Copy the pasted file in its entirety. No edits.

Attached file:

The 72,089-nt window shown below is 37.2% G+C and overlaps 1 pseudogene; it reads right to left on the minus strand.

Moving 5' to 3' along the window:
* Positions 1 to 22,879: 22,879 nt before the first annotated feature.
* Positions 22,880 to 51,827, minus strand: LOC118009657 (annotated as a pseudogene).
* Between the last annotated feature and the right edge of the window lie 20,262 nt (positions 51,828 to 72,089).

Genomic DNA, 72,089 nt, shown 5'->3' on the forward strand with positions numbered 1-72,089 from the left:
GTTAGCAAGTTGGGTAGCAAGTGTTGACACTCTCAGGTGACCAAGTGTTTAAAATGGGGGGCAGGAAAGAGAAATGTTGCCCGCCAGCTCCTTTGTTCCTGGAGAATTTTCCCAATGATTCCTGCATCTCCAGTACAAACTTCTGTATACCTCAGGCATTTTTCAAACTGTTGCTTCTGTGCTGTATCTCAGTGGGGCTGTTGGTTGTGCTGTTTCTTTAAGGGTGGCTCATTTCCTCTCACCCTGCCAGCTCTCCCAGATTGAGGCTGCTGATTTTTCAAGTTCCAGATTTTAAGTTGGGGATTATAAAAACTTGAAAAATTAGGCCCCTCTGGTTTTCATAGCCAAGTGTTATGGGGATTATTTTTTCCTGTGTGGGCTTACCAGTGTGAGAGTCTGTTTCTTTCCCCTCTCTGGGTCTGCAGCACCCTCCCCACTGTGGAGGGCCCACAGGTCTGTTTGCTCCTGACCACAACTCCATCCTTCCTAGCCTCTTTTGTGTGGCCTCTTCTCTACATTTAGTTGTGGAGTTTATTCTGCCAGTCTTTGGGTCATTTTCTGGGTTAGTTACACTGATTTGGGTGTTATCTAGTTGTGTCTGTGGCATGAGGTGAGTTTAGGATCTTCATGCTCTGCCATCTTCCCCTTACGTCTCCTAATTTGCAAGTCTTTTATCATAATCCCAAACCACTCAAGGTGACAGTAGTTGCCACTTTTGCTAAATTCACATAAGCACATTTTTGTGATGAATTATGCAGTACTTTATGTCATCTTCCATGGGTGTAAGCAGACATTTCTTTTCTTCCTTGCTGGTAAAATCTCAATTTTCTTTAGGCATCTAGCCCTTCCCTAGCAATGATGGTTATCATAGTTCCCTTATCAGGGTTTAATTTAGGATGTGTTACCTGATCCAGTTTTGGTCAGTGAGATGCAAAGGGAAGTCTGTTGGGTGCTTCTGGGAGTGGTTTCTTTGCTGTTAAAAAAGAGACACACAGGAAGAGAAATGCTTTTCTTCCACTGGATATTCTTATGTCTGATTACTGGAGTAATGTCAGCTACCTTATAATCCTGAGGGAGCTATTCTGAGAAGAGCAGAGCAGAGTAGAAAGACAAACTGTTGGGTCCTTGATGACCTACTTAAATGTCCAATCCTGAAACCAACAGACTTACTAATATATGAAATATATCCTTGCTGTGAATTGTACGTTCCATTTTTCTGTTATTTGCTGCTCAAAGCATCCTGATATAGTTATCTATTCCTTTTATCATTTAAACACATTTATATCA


The 72,089-nt window shown below is 37.2% G+C and overlaps 1 pseudogene; it reads right to left on the minus strand.

Moving 5' to 3' along the window:
* Positions 1 to 22,879: 22,879 nt before the first annotated feature.
* Positions 22,880 to 51,827, minus strand: LOC118009657 (annotated as a pseudogene).
* Between the last annotated feature and the right edge of the window lie 20,262 nt (positions 51,828 to 72,089).

Genomic DNA, 72,089 nt, shown 5'->3' on the forward strand with positions numbered 1-72,089 from the left:
GTTAGCAAGTTGGGTAGCAAGTGTTGACACTCTCAGGTGACCAAGTGTTTAAAATGGGGGGCAGGAAAGAGAAATGTTGCCCGCCAGCTCCTTTGTTCCTGGAGAATTTTCCCAATGATTCCTGCATCTCCAGTACAAACTTCTGTATACCTCAGGCATTTTTCAAACTGTTGCTTCTGTGCTGTATCTCAGTGGGGCTGTTGGTTGTGCTGTTTCTTTAAGGGTGGCTCATTTCCTCTCACCCTGCCAGCTCTCCCAGATTGAGGCTGCTGATTTTTCAAGTTCCAGATTTTAAGTTGGGGATTATAAAAACTTGAAAAATTAGGCCCCTCTGGTTTTCATAGCCAAGTGTTATGGGGATTATTTTTTCCTGTGTGGGCTTACCAGTGTGAGAGTCTGTTTCTTTCCCCTCTCTGGGTCTGCAGCACCCTCCCCACTGTGGAGGGCCCACAGGTCTGTTTGCTCCTGACCACAACTCCATCCTTCCTAGCCTCTTTTGTGTGGCCTCTTCTCTACATTTAGTTGTGGAGTTTATTCTGCCAGTCTTTGGGTCATTTTCTGGGTTAGTTACACTGATTTGGGTGTTATCTAGTTGTGTCTGTGGCATGAGGTGAGTTTAGGATCTTCATGCTCTGCCATCTTCCCCTTACGTCTCCTAATTTGCAAGTCTTTTATCATAATCCCAAACCACTCAAGGTGACAGTAGTTGCCACTTTTGCTAAATTCACATAAGCACATTTTTGTGATGAATTATGCAGTACTTTATGTCATCTTCCATGGGTGTAAGCAGACATTTCTTTTCTTCCTTGCTGGTAAAATCTCAATTTTCTTTAGGCATCTAGCCCTTCCCTAGCAATGATGGTTATCATAGTTCCCTTATCAGGGTTTAATTTAGGATGTGTTACCTGATCCAGTTTTGGTCAGTGAGATGCAAAGGGAAGTCTGTTGGGTGCTTCTGGGAGTGGTTTCTTTGCTGTTAAAAAAGAGACACACAGGAAGAGAAATGCTTTTCTTCCACTGGATATTCTTATGTCTGATTACTGGAGTAATGTCAGCTACCTTATAATCCTGAGGGAGCTATTCTGAGAAGAGCAGAGCAGAGTAGAAAGACAAACTGTTGGGTCCTTGATGACCTACTTAAATGTCCAATCCTGAAACCAACAGACTTACTAATATATGAAATATATCCTTGCTGTGAATTGTACGTTCCATTTTTCTGTTATTTGCTGCTCAAAGCATCCTGATATAGTTATCTATTCCTTTTATCATTTAAACACATTTATATCA